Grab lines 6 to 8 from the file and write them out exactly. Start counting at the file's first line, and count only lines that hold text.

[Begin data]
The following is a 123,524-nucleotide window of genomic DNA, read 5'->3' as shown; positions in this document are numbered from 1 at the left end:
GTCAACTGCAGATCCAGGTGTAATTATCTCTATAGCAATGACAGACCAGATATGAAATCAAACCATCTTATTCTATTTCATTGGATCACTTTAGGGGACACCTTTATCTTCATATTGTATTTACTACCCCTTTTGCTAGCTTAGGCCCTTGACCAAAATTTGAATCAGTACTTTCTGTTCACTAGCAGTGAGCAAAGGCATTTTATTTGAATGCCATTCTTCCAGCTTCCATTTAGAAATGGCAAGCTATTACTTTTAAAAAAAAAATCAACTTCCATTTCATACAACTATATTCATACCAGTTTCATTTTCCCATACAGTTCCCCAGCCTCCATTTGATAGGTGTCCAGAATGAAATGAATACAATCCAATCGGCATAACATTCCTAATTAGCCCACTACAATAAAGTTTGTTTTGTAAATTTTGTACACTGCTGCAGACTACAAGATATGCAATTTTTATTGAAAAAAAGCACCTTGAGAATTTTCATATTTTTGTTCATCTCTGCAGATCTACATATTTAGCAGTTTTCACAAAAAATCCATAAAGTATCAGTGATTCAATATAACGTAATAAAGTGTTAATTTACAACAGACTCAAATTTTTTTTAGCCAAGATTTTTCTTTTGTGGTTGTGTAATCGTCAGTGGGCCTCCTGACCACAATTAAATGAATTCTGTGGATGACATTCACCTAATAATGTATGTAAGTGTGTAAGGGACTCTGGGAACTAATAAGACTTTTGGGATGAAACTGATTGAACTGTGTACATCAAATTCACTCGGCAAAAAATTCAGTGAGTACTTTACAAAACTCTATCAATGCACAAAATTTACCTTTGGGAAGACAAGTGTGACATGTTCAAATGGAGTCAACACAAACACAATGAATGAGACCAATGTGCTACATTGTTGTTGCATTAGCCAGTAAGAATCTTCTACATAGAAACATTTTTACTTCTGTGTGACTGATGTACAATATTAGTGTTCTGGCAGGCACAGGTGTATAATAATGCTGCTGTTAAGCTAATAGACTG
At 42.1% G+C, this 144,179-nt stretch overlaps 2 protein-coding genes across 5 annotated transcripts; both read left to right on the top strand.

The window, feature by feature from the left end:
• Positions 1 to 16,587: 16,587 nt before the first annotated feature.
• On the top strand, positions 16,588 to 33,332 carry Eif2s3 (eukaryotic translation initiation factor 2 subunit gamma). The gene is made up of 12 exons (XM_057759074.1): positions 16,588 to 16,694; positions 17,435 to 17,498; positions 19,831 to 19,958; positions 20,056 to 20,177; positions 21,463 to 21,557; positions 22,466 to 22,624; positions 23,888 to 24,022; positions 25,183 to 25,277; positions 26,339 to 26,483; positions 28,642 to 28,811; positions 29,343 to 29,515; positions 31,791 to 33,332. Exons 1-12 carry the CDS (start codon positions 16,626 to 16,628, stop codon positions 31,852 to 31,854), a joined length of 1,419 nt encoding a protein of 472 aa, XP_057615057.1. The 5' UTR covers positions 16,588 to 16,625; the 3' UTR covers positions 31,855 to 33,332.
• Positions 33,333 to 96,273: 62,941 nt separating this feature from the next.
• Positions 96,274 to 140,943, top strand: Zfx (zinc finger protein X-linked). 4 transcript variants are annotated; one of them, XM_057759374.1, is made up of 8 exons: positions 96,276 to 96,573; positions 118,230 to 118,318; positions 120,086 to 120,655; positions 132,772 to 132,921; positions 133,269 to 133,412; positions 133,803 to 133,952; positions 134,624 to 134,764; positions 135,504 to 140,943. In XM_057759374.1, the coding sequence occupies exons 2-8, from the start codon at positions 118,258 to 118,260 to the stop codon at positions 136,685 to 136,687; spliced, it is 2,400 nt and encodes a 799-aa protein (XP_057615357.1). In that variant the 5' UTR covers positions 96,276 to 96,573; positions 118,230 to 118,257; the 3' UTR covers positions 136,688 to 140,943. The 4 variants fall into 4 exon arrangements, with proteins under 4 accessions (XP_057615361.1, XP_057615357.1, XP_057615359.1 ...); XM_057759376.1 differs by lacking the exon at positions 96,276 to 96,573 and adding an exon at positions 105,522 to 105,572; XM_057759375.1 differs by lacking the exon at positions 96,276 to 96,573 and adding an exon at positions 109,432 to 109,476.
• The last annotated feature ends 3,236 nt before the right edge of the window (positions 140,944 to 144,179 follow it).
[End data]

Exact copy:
• On the top strand, positions 16,588 to 33,332 carry Eif2s3 (eukaryotic translation initiation factor 2 subunit gamma). The gene is made up of 12 exons (XM_057759074.1): positions 16,588 to 16,694; positions 17,435 to 17,498; positions 19,831 to 19,958; positions 20,056 to 20,177; positions 21,463 to 21,557; positions 22,466 to 22,624; positions 23,888 to 24,022; positions 25,183 to 25,277; positions 26,339 to 26,483; positions 28,642 to 28,811; positions 29,343 to 29,515; positions 31,791 to 33,332. Exons 1-12 carry the CDS (start codon positions 16,626 to 16,628, stop codon positions 31,852 to 31,854), a joined length of 1,419 nt encoding a protein of 472 aa, XP_057615057.1. The 5' UTR covers positions 16,588 to 16,625; the 3' UTR covers positions 31,855 to 33,332.
• Positions 33,333 to 96,273: 62,941 nt separating this feature from the next.
• Positions 96,274 to 140,943, top strand: Zfx (zinc finger protein X-linked). 4 transcript variants are annotated; one of them, XM_057759374.1, is made up of 8 exons: positions 96,276 to 96,573; positions 118,230 to 118,318; positions 120,086 to 120,655; positions 132,772 to 132,921; positions 133,269 to 133,412; positions 133,803 to 133,952; positions 134,624 to 134,764; positions 135,504 to 140,943. In XM_057759374.1, the coding sequence occupies exons 2-8, from the start codon at positions 118,258 to 118,260 to the stop codon at positions 136,685 to 136,687; spliced, it is 2,400 nt and encodes a 799-aa protein (XP_057615357.1). In that variant the 5' UTR covers positions 96,276 to 96,573; positions 118,230 to 118,257; the 3' UTR covers positions 136,688 to 140,943. The 4 variants fall into 4 exon arrangements, with proteins under 4 accessions (XP_057615361.1, XP_057615357.1, XP_057615359.1 ...); XM_057759376.1 differs by lacking the exon at positions 96,276 to 96,573 and adding an exon at positions 105,522 to 105,572; XM_057759375.1 differs by lacking the exon at positions 96,276 to 96,573 and adding an exon at positions 109,432 to 109,476.